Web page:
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New perspectives on public services from the global South

by Urvashi Sarkar – Nov. 29, 2013
The task: Re-imagining public services and their meaning for the people, exposing the multiple ways of their appropriation by neoliberal forces, and suggesting possible alternatives to privatization.
The international conference on ‘Re-claiming and Re-imagining Public Services: Perspectives from the Global South’ held in the southern Indian city of Bangalore on Oct. 24-25 provided a snapshot of significant debates.

A Global South vision of public services

This conference was interesting for many of us because it laid out the existing understanding on public services and provided an alternate people-centric vision.
Re-imagining public services requires viewing the public – and not merely governments – as owners of these services, who also shape them and are involved in ensuring accountability. It entails introducing criteria such as equity, ecology, transparency, sustainability, workers’ rights and solidarity. 
Reclaiming public services implies removing the state from the clutches of capital and taking over the democratic governance of territories, natural human resources and institutions by communities.
Forging unity among the working people of the South and the North, who all confront neoliberal policies, is necessary for a new public services vision. And we cannot stop short of addressing the exclusion of large groups based on class, caste, gender, ethnicity and religion.

Alternatives to neoliberal forces in the making

Neoliberal governments across the globe are mounting an attack on public services through privatization, financialization, corporatization, commercialization and outsourcing of essential services to non-state actors, eating away at the solidarity and public good foundations of public services.
Some of the alternatives to stage off these trends that were elaborated on during the conference included public-community partnerships, strengthening labour-management cooperation within public utilities and strengthening links between government and civil society.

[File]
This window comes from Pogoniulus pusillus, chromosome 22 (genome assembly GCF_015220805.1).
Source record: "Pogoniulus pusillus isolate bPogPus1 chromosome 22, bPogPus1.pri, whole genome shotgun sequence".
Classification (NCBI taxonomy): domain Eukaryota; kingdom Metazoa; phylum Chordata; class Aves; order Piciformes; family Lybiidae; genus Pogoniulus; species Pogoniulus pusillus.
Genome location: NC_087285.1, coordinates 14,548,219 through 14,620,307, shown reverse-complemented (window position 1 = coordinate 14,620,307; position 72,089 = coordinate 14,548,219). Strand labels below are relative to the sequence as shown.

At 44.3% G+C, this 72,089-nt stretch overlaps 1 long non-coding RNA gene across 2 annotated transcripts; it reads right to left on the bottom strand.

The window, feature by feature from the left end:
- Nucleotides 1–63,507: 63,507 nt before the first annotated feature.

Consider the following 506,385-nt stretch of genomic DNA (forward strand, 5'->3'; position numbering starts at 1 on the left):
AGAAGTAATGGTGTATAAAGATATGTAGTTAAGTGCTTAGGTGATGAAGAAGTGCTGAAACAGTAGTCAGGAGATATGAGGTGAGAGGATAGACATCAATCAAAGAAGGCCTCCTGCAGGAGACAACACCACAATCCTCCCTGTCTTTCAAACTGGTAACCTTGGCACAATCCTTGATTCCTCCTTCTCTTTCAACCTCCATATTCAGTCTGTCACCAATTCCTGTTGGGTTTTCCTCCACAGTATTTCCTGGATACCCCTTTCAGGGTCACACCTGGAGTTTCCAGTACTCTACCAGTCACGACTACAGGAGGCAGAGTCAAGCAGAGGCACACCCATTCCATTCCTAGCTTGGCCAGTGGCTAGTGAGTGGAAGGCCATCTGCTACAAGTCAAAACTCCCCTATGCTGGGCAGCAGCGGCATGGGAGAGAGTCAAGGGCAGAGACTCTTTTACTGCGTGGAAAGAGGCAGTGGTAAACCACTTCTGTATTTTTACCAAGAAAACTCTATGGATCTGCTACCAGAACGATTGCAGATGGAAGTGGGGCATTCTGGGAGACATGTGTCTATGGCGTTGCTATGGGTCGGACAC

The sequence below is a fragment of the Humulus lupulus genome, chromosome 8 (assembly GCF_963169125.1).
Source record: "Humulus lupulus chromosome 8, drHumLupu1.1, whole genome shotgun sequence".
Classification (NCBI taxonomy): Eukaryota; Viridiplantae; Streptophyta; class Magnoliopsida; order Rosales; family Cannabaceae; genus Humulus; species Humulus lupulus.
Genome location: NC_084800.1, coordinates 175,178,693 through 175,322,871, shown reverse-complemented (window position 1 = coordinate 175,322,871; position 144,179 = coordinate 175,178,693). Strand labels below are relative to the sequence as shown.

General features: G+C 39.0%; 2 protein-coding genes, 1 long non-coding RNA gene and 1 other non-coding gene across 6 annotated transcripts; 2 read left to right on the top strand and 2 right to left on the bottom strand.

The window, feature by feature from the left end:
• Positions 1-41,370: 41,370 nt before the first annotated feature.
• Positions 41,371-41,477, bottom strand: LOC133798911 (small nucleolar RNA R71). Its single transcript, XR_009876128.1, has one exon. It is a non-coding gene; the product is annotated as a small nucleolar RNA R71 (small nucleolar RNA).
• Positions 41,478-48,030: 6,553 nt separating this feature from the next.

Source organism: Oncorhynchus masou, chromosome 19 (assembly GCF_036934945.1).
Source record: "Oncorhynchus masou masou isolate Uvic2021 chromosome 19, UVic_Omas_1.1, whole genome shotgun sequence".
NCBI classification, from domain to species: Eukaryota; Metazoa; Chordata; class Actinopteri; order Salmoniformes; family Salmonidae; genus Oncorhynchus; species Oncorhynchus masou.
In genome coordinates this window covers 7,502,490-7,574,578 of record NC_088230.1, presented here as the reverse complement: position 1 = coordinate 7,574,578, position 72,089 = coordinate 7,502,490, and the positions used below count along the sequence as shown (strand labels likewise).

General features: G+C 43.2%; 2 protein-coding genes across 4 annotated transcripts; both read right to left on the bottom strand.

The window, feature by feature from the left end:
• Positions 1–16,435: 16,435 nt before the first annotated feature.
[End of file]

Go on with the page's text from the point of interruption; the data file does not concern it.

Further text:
An interesting alternative was the example of community-based monitoring and planning (CBMP) of health in the Indian state of Maharashtra.
  • The CBMP method proved effective to reclaim public health systems in Maharashtra, and is now covering 13 districts in Maharashtra with committees in about 600 villages. CBMP committees include elected panchayat (local government) members, public health officials, NGO representatives and community members.
  • CBMP processes comprise community awareness programs, data gathering and preparing report cards to inform dialogues with health functionaries, etc. The ‘jansunwai’ or public hearing is another useful forum for people’s voices and to improve accountability.
  • CBMP areas have seen several improvements. More health functionaries are visiting villages, immunization coverage has improved, and inactive medical facilities are now functional. Some key problems have also been addressed. For instance, the undesirable practice of Primary Health Centres (PHCs) that prescribed medicine from private shops has mostly stopped, as has illegal charging of fees by medical officers.
  • The remaining challenges include resistance to CBMP accountability processes from the state health department, attempted dilution of civil society role and lack of institutionalized services.
The conference brought together the wide-ranging voices of grassroots activists, academics, government representatives and community workers to understand the new avatars of privatization, learn from ongoing resistances and sow the seeds for new and stronger ones. Alternatives are in the making.
Urvashi Sarkar is Program Coordinator at the South-South Knowledge Hub at ActionAid in Delhi and can be reached at The conference declaration is available at: